Well! Why use it …. Well the end result is really astounding – and there are other benefits to hardware vs software encoding. The main value (in my case) is resolution and flexibility. The software I use is limited to 16x44 – with hardware, there is no limitation. Naturally with software it’s all zeros and ones – with hardware – I can record a band or show or performer and encode it live – you know – with all analog equipment and tape, and – well – it’s just a little slice of heaven.
Let’s treat the encoding and decoding processes as separate entities, as they are. Why would you want an encoder if you are not an audio engineer or broadcaster? Of course, if you don’t have a multi-channel source, there really isn’t one – so let’s set that aside. If you can always play multi-channel material in it’s original format, there may be less of a reason – but not every one has that option. We may want to listen to that 5.1 SACD in a car, or make a “mix-tape” with songs from a dts source, an old Q8 and a dvd-a!
If you record live and still use DAT, since most DATs are stereo, this is a way to overcome that limitation. Again most home DATs are 16x44, but you can get a Tascam with 24x96 – and have at it. Most folks record to a hard drive, as long as your mixer and HD are in separate stages, you can still end up with an enhanced “stereo” master. Most modern Home Theatre Systems have some surround capabilities. Any encoder should produce a file that can be played through these and result is a surround effect that resembles the voice and instrument placement of the original. The most common built in decoders support PLII (Dolby pro-logic II). The good news here is this Involve encoder produces an image compatible with Regular Matrix (also called QS), and QS is the basis for PLII. So if you have an old QS decoder (or a Lafayette decoder with a composer A setting) or PLII or a SoundMaster or Involve 5.0 decoder – you’re in business.

Next time, on to the decoder.
Hey Bill thanks for the comprehensive post. That was fascinating read.

You raise some good points for home/consumer use of the Involve encoder. I'd also like your opinion on how discrete surround via the Involve encoder sounds to you in stereo. I think that is the main benefit compared to regualr QS encoding; that you get a surround mix that also sounds subjectively as good as stereo when played back that way.

Are you aware of the Suzanne Ciani album that was produced using the Involve smart encode?:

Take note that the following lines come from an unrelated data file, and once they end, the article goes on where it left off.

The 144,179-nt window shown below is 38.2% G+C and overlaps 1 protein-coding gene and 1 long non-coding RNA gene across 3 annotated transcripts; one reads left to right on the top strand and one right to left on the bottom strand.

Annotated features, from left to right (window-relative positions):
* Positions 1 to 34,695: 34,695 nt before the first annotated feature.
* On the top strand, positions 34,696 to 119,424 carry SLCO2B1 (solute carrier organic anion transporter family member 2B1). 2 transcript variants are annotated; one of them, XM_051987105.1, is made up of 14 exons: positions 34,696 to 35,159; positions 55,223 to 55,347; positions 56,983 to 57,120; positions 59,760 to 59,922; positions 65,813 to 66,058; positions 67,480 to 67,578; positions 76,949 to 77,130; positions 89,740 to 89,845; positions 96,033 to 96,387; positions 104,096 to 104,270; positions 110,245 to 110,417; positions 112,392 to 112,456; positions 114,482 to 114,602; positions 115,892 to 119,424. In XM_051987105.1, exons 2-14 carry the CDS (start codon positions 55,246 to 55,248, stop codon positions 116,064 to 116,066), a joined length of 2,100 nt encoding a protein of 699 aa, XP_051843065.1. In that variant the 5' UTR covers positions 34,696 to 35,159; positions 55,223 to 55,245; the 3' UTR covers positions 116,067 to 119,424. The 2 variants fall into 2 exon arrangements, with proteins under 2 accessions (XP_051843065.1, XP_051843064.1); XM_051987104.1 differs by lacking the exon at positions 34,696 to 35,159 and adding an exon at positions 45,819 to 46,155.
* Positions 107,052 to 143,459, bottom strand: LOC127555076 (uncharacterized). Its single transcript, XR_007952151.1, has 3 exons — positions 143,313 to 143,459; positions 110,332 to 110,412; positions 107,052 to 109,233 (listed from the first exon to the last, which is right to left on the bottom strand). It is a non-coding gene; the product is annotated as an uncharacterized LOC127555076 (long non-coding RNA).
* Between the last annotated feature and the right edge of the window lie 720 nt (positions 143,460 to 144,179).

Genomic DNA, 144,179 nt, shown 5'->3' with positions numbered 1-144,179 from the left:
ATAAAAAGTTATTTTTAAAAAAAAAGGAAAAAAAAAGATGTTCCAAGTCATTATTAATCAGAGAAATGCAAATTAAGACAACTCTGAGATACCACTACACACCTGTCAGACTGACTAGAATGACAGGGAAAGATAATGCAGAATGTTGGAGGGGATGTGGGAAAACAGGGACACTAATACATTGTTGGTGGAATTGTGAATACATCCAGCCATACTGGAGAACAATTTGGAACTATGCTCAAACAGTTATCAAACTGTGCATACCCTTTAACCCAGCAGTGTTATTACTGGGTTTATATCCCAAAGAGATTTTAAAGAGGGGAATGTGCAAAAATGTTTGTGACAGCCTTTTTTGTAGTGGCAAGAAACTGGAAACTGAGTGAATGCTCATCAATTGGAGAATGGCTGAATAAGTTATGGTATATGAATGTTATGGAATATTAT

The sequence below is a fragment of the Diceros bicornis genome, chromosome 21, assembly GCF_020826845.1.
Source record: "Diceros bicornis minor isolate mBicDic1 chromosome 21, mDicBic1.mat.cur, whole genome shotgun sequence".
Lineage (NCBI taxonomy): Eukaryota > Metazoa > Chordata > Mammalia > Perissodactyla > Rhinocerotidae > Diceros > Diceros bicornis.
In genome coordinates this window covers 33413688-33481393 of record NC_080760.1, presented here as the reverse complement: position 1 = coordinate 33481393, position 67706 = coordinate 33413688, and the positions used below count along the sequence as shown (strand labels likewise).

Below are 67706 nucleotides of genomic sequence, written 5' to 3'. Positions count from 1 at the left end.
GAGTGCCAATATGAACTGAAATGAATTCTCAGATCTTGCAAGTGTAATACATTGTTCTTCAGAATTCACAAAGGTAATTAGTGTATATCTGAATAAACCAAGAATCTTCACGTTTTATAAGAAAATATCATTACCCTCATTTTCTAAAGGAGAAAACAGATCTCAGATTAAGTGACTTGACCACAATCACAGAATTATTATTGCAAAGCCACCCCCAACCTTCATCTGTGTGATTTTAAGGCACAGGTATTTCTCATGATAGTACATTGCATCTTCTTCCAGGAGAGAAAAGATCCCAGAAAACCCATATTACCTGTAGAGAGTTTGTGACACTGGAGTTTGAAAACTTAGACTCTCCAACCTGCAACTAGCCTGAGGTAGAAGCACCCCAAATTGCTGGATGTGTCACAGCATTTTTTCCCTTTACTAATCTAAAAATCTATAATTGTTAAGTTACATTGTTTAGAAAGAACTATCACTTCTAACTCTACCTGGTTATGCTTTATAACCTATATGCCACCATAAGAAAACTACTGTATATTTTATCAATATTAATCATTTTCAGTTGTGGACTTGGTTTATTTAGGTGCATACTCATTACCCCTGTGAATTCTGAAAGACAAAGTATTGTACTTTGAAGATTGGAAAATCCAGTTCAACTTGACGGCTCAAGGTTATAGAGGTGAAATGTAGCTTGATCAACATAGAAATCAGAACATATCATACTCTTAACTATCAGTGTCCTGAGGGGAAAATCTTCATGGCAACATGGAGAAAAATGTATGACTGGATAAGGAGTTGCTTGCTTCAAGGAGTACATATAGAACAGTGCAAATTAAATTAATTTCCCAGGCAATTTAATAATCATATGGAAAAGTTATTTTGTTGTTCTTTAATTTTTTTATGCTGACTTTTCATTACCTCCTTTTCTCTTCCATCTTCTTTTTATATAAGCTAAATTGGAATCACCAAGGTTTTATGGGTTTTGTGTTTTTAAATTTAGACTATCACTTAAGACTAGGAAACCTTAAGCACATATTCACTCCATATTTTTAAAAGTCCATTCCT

Have you played this on your show? At one point Suzanne made both the quad & 5.1 discrete mix available for free download in high res FLAC. I took that & did usual QS encoding on my PC as you would do & compared the SM decoding vs discrete. In all my years of surround sound appreciation I can honestly say I heard no none zero zip difference between the two formats. Now really, that is something!

Looking for part 2!
 

Bill Brent

300 Club - QQ All-Star
Joined
Apr 13, 2004
Messages
308
Are you aware of the Suzanne Ciani album that was produced using the Involve smart encode?:

Have you played this on your show? At one point Suzanne made both the quad & 5.1 discrete mix available for free download in high res FLAC. I took that & did usual QS encoding on my PC as you would do & compared the SM decoding vs discrete. In all my years of surround sound appreciation I can honestly say I heard no none zero zip difference between the two formats. Now really, that is something!
I was first on line to buy the LP. that was my into to the surround master. I played the full LP and a CD-4 de-mod/encode of Switched on Bach back in October, a lot of fun

eventually I'll post some comparison files - but I've taken 2 extreme examples of quad (Enoch Light on one end, Carol King's Tapestry on the other. did a straight f+r mix to stereo;
then encoded with my qs software, my sq hardware, the Involve standard setting and the Involve custom setting. each, naturally, resulted in a different stereo image -
the true stereo was somewhat flat, the SQ was annoying (with the rear channels out of phase in the center, at -3db. all of the qs encodes were nice. because of the phase shifting,
listening with headphones tricked the brain into imagining there were sound coming from behind - so I abandodned the headphone idea. Listening to them as straight stereo on a big old hi-fi setup;
the enhanced Invole gave the best stereo sound field, but I'll detail the testing in part 2.
 
Last edited:

chucky3042

1K Club - QQ Shooting Star
Joined
Apr 9, 2012
Messages
1,340
Hi All

YAY to Bill, Our number 1 aim is to get Involve encode into recording studios and radio stations as the new "stereo" so I am very happy to support this project!

Bill has asked me for a brochure of the evaluation modules.......see attached

Regards

Chucky